ASHRAE Journal - September 2009

Table of Contents for the Digital Edition of ASHRAE Journal - September 2009

ASHRAE Journal - September 2009
Contents
Commentary
Industry News
Letters
Meetings and Shows
Getting to Net Zero
Feature Articles
How High Can You Go? Building Height and Net Zero
Lab for Learning
Solar Hot-Water Heating System: Lessons Learned
50th Anniversary—Low Pressure Steam Heating Systems
Building Sciences
Products
Emerging Technologies
People
Classified Advertising
Advertisers Index
ASHRAE Journal - September 2009 - ASHRAE Journal - September 2009
ASHRAE Journal - September 2009 - Cover2
ASHRAE Journal - September 2009 - 1
ASHRAE Journal - September 2009 - 2
ASHRAE Journal - September 2009 - Contents
ASHRAE Journal - September 2009 - 4
ASHRAE Journal - September 2009 - Commentary
ASHRAE Journal - September 2009 - Industry News
ASHRAE Journal - September 2009 - 7
ASHRAE Journal - September 2009 - 8
ASHRAE Journal - September 2009 - 9
ASHRAE Journal - September 2009 - Letters
ASHRAE Journal - September 2009 - 11
ASHRAE Journal - September 2009 - 12
ASHRAE Journal - September 2009 - 13
ASHRAE Journal - September 2009 - 14
ASHRAE Journal - September 2009 - 15
ASHRAE Journal - September 2009 - Meetings and Shows
ASHRAE Journal - September 2009 - 17
ASHRAE Journal - September 2009 - Feature Articles
ASHRAE Journal - September 2009 - 19
ASHRAE Journal - September 2009 - 20
ASHRAE Journal - September 2009 - 21
ASHRAE Journal - September 2009 - 22
ASHRAE Journal - September 2009 - 23
ASHRAE Journal - September 2009 - 24
ASHRAE Journal - September 2009 - 25
ASHRAE Journal - September 2009 - How High Can You Go? Building Height and Net Zero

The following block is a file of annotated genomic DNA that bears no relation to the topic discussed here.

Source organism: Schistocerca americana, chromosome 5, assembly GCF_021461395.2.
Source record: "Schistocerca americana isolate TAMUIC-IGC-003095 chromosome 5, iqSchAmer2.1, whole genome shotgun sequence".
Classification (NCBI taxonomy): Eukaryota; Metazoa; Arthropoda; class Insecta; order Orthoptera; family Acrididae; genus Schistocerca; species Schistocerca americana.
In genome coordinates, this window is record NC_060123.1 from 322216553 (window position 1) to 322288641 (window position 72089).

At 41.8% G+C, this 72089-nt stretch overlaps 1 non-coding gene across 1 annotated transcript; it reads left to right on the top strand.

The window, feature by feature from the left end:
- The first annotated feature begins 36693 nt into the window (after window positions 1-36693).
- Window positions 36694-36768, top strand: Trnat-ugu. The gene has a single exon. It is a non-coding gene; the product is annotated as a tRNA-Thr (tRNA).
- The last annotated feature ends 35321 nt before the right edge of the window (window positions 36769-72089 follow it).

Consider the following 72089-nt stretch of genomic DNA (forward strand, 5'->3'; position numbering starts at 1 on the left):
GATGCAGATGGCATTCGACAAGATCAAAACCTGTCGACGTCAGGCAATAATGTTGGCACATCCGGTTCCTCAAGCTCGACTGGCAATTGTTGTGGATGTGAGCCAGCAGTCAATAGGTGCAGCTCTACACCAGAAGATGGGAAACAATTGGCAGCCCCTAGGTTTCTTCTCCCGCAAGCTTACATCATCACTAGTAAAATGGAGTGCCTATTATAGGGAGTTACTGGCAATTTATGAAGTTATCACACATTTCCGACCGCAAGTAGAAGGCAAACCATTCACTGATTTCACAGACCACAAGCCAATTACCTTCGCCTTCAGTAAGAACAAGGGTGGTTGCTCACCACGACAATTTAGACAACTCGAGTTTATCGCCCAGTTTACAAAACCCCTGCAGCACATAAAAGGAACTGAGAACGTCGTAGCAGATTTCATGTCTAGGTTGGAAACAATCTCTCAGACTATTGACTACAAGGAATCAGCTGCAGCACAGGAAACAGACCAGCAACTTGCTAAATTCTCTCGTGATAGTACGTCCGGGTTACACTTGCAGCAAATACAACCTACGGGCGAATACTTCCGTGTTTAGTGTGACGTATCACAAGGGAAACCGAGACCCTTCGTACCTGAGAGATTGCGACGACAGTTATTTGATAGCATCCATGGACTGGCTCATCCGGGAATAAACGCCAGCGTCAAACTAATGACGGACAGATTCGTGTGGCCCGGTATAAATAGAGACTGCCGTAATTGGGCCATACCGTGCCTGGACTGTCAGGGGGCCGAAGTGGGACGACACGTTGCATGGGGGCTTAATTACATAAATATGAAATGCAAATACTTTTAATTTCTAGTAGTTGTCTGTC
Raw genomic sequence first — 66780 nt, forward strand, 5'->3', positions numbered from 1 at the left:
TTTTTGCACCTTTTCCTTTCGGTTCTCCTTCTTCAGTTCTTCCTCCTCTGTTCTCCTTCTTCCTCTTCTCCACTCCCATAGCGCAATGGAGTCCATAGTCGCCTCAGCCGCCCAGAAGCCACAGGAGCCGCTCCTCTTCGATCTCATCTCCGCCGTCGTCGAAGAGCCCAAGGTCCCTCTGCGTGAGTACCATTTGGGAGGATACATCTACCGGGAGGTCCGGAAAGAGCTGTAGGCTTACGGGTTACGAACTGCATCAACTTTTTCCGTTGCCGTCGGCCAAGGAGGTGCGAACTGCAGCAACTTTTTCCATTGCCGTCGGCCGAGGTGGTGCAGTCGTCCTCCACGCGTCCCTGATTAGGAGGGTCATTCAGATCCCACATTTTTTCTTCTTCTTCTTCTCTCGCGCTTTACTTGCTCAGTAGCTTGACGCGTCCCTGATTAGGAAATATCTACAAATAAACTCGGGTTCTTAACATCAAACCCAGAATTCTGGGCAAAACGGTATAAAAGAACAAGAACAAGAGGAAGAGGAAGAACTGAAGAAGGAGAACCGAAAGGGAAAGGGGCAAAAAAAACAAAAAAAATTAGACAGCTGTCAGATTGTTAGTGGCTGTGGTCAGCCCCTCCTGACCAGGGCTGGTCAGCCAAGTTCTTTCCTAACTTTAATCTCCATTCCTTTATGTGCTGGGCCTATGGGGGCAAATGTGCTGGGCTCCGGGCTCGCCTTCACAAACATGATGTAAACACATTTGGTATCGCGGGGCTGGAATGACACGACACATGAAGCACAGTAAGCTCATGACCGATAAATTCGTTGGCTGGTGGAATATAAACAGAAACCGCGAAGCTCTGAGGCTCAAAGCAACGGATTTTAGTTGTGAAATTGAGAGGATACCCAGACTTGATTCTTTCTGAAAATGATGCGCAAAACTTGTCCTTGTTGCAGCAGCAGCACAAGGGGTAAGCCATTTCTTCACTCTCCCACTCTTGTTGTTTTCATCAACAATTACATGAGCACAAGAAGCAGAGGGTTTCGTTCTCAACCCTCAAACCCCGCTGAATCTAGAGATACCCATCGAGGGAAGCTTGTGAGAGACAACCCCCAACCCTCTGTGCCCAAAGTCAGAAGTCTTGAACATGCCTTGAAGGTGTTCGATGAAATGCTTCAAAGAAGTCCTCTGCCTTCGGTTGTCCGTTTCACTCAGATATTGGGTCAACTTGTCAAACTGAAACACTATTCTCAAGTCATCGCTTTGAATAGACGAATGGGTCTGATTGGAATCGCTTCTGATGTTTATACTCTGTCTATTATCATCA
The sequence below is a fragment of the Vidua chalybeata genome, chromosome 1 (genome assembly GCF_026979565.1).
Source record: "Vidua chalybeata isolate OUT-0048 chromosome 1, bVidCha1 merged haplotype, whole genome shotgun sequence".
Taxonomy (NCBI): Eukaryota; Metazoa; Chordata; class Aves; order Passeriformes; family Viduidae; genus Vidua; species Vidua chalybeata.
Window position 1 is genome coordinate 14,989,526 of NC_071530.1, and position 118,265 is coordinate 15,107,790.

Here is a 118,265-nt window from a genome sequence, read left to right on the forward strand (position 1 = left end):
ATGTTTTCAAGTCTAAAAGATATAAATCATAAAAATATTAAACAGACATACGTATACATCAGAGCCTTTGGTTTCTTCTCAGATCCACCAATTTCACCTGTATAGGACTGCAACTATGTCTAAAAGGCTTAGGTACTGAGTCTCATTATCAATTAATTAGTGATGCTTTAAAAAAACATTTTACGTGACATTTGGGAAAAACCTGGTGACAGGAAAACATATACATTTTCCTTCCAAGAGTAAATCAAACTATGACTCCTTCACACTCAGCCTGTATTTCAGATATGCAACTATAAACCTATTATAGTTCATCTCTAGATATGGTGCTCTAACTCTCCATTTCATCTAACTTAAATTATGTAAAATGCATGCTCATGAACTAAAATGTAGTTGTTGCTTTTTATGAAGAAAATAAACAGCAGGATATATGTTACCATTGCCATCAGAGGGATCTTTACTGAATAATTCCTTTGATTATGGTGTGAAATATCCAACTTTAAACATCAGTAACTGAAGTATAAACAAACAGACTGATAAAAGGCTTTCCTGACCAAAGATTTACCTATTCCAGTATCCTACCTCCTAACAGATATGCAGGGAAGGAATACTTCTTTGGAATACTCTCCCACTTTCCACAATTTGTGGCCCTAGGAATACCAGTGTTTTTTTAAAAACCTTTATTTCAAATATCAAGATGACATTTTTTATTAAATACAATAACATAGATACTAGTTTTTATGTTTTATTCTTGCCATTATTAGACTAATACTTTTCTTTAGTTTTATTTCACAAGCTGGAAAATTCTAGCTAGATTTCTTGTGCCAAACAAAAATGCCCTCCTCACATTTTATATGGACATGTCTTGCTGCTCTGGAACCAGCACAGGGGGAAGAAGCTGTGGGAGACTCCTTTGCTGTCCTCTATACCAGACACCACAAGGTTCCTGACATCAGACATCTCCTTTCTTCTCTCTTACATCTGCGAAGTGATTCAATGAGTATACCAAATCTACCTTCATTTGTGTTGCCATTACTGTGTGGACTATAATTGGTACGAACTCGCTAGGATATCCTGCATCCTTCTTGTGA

ASHRAE Journal - September 2009 - 27
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ASHRAE Journal - September 2009 - 32a
ASHRAE Journal - September 2009 - 32b
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ASHRAE Journal - September 2009 - 36
ASHRAE Journal - September 2009 - 37
ASHRAE Journal - September 2009 - Lab for Learning
ASHRAE Journal - September 2009 - 39
ASHRAE Journal - September 2009 - 40
ASHRAE Journal - September 2009 - 41
ASHRAE Journal - September 2009 - 42
ASHRAE Journal - September 2009 - 43
ASHRAE Journal - September 2009 - Solar Hot-Water Heating System: Lessons Learned
ASHRAE Journal - September 2009 - 45
ASHRAE Journal - September 2009 - 46
ASHRAE Journal - September 2009 - 47
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ASHRAE Journal - September 2009 - 51
ASHRAE Journal - September 2009 - 52
ASHRAE Journal - September 2009 - 53
ASHRAE Journal - September 2009 - 50th Anniversary—Low Pressure Steam Heating Systems
ASHRAE Journal - September 2009 - 55
ASHRAE Journal - September 2009 - 56
ASHRAE Journal - September 2009 - 57
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ASHRAE Journal - September 2009 - Building Sciences
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ASHRAE Journal - September 2009 - 80
ASHRAE Journal - September 2009 - 81
ASHRAE Journal - September 2009 - Products
ASHRAE Journal - September 2009 - 83
ASHRAE Journal - September 2009 - Emerging Technologies
ASHRAE Journal - September 2009 - 85
ASHRAE Journal - September 2009 - 86
ASHRAE Journal - September 2009 - 87
ASHRAE Journal - September 2009 - 88
ASHRAE Journal - September 2009 - 89
ASHRAE Journal - September 2009 - People
ASHRAE Journal - September 2009 - 91
ASHRAE Journal - September 2009 - 92
ASHRAE Journal - September 2009 - Classified Advertising
ASHRAE Journal - September 2009 - 94
ASHRAE Journal - September 2009 - 95
ASHRAE Journal - September 2009 - Advertisers Index
ASHRAE Journal - September 2009 - Cover3
ASHRAE Journal - September 2009 - Cover4